The International Criminal Court (ICC) was forced on Dec. 5 to abandon its case against Kenyan President Uhuru Kenyatta. The embattled international court has faced severe obstacles since its formation in 2002 in prosecuting human rights abusers, with only two successful convictions to date. Kenyatta’s case is considered yet another example of the court’s weaknesses, and brings to question the reason for its existence. Here are 12 things you didn’t know about ICC’s failed case against Kenyatta.
Kenyatta was accused of multiple crimes against humanity
Following the elections in 2007, ethnic violence broke out across Kenya, in which 1,200 people died and 600,000 were displaced. Kenyatta was charged with inciting the violence in an effort to secure victory for then-President Mwai Kibaki. He was indicted on charges of murder (article 7(I)(a)), deportation or forcible transfer of peoples (article 7(I)(d)), rape (article 7(I)(g)), persecution (article 7(I)(h)), and other inhumane acts (article 7(I)(k)).
Kenyatta was the first head of state to appear before the court
In October 2012, Kenyatta became the first sitting head of state to appear before the ICC. During this time, he temporarily transferred power to Deputy President William Ruto so he could fly to The Hague to appear before the court. He had appeared previously before the ICC before being elected president. In the months that followed, the prosecution repeatedly asked for more time to build its case.
Kenyatta’s government lobbied the UN Security Council to have his case deferred
Prior to the case being dismissed, Kenyatta’s administration was hard at work lobbying U.N. Security Council members to delay the case on the grounds that Kenyatta’s presence at home was critical to national security – particularly in defending against al-Shabaab terrorist violence spilling over from neighboring Somalia.
ICC Chief Prosecutor Fatou Bensouda blamed Kenyan authorities for obstructing the process
ICC chief prosecutor for the case against Kenyatta, Gambian lawyer Fatou Bensouda, put much of the blame for the failure on Kenyan authorities. Bensouda said the authorities were responsible for intimidating witnesses to back out of testifying, as well as for withholding documents that the prosecution needed to build a strong case. “Contrary to the government of Kenya’s public pronouncements that it has fully complied with its legal obligations in this case, the ruling has confirmed that in fact it has breached its treaty obligations under the Rome statue by failing to cooperate with my investigation,” she said.
Bensouda accused the Kenyan media and government for obstructing the prosecution
In a statement following her withdrawal of the case, Bensouda blasted Kenyan media outlets, pointing to the “steady and relentless stream of false media reports…an unprecedented campaign on social media to expose the identity of protected witnesses (and) concerted and wide-ranging efforts to harass, intimidate and threaten individuals who would wish to be witnesses.”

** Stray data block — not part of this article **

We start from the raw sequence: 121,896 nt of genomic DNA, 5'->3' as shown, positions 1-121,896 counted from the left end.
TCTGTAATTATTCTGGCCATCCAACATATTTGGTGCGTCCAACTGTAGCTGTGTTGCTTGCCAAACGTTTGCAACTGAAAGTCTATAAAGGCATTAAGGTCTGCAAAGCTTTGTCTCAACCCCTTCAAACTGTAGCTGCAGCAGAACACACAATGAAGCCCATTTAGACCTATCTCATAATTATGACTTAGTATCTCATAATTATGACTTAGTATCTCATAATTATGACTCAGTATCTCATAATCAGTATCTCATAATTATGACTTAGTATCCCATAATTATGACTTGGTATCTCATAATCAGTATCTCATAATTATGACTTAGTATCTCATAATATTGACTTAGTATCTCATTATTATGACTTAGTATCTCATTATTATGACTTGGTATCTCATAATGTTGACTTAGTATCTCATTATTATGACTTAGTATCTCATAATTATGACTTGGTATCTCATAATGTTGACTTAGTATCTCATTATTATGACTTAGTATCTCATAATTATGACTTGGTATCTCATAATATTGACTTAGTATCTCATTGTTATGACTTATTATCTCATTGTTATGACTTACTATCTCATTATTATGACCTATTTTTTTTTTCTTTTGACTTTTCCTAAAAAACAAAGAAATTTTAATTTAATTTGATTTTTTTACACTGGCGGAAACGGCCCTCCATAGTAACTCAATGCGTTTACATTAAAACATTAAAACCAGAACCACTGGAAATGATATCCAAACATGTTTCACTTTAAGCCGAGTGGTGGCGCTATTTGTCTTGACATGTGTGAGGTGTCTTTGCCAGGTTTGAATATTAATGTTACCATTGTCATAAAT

After it withdrew its case, Kenyatta lashed out at the court
Throughout the indictment process, Kenyatta maintained his innocence regarding the 2007 post-election violence. Following the announcement that the case was being withdrawn, he said, “The prosecutor opted to selectively pursue cases in a blatantly biased manner that served vested interests and undermined justice. As a result, the court has had to pay a steep reputational price, which it will continue to face unless a serious and systemic rethinking of the international justice framework is undertaken.”
Kenyatta used the ICC case against him to rally support for the 2013 election
With the backing of then-President Kibaki, Kenyatta was a frontrunner for the 2013 election in Kenya. During the campaign process, he repeatedly brought up the ICC case against him to rally nationalist support, intimating that he would take a strong stand against international institutions meddling in Kenyan affairs.
Deputy President William Ruto remains on trial at the ICC
Deputy President Ruto has also been charged with inciting 2007 post-election violence. Ruto’s case at the ICC has not yet been thrown out, though Kenyan officials have stated their commitment to seeing it withdrawn as well. Ruto and Kenyatta formed an alliance in the 2013 election, and many are concerned that Ruto’s case remaining open while Kenyatta’s was dropped might upset the ethnic and political balance that was achieved with the alliance. A third defendant, Joshua Sang, remains on trial at the ICC, and both he and Ruto have maintained their innocence throughout the trial.
The ICC has no police force and is reliant on government cooperation
Part of the weakness of the ICC comes from its dependence on foreign governments’ cooperation in turning over suspects and providing evidence. With no police force of its own, the ICC is subject to governments cooperating. It’s no big surprise when they refuse to cooperate, choosing instead to protect their own people including leaders of the governments themselves.